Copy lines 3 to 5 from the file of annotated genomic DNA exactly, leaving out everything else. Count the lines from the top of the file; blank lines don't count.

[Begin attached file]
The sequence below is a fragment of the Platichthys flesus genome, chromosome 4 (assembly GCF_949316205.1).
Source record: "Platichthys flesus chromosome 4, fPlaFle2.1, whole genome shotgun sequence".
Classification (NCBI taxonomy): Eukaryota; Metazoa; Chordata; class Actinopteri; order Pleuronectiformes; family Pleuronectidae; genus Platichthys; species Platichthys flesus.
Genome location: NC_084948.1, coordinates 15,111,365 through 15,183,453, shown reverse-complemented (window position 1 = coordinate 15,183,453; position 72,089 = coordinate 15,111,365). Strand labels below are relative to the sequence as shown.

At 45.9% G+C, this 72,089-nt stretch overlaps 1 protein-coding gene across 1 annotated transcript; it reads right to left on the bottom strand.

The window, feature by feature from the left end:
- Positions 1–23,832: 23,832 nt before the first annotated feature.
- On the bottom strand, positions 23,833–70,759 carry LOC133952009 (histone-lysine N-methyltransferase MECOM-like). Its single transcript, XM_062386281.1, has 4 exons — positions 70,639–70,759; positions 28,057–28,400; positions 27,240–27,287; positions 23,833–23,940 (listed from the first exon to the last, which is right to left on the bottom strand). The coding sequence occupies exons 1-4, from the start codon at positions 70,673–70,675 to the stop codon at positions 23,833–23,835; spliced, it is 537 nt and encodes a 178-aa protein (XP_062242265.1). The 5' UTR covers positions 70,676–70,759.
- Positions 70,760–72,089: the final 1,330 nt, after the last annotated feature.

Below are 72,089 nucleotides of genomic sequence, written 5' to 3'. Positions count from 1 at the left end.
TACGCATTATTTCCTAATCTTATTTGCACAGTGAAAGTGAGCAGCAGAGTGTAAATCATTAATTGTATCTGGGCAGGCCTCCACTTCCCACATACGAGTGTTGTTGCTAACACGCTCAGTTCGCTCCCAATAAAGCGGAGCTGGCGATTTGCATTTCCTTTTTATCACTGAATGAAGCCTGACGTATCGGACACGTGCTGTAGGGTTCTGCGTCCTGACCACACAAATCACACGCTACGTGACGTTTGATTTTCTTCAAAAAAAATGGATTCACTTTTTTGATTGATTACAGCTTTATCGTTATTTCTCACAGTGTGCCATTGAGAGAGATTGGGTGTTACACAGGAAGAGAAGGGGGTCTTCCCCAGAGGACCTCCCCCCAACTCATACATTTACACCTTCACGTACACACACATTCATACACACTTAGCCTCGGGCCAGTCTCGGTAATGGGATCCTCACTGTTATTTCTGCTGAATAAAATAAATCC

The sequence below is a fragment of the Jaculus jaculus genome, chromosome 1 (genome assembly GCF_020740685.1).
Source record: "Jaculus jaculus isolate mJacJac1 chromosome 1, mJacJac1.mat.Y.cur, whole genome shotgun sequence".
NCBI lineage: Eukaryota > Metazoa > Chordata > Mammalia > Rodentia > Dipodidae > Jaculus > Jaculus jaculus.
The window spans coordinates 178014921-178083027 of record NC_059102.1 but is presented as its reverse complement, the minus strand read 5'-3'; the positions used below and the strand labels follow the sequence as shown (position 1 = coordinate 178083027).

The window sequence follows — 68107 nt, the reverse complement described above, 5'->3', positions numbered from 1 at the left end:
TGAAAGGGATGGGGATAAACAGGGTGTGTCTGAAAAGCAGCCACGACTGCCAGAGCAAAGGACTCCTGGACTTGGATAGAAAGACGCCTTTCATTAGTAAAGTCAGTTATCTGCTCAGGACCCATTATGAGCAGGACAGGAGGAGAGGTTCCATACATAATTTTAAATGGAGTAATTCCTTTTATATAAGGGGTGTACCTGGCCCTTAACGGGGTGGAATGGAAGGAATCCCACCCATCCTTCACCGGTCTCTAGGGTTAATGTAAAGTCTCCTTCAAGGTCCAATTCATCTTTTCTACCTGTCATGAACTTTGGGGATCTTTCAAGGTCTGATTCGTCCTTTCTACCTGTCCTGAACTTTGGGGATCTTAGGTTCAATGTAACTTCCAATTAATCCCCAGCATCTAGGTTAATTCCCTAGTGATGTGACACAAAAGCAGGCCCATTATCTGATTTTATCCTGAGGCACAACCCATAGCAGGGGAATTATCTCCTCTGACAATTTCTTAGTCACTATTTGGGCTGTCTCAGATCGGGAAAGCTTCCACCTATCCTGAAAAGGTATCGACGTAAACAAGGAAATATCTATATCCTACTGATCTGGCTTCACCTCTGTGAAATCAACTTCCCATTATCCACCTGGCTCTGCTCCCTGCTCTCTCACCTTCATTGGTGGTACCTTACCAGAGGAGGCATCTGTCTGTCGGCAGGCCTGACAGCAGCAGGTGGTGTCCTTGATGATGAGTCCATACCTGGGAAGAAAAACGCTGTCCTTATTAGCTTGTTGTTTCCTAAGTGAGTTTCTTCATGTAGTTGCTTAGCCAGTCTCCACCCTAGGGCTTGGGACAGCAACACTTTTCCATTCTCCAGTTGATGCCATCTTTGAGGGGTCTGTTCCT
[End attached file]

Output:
Classification (NCBI taxonomy): Eukaryota; Metazoa; Chordata; class Actinopteri; order Pleuronectiformes; family Pleuronectidae; genus Platichthys; species Platichthys flesus.
Genome location: NC_084948.1, coordinates 15,111,365 through 15,183,453, shown reverse-complemented (window position 1 = coordinate 15,183,453; position 72,089 = coordinate 15,111,365). Strand labels below are relative to the sequence as shown.

At 45.9% G+C, this 72,089-nt stretch overlaps 1 protein-coding gene across 1 annotated transcript; it reads right to left on the bottom strand.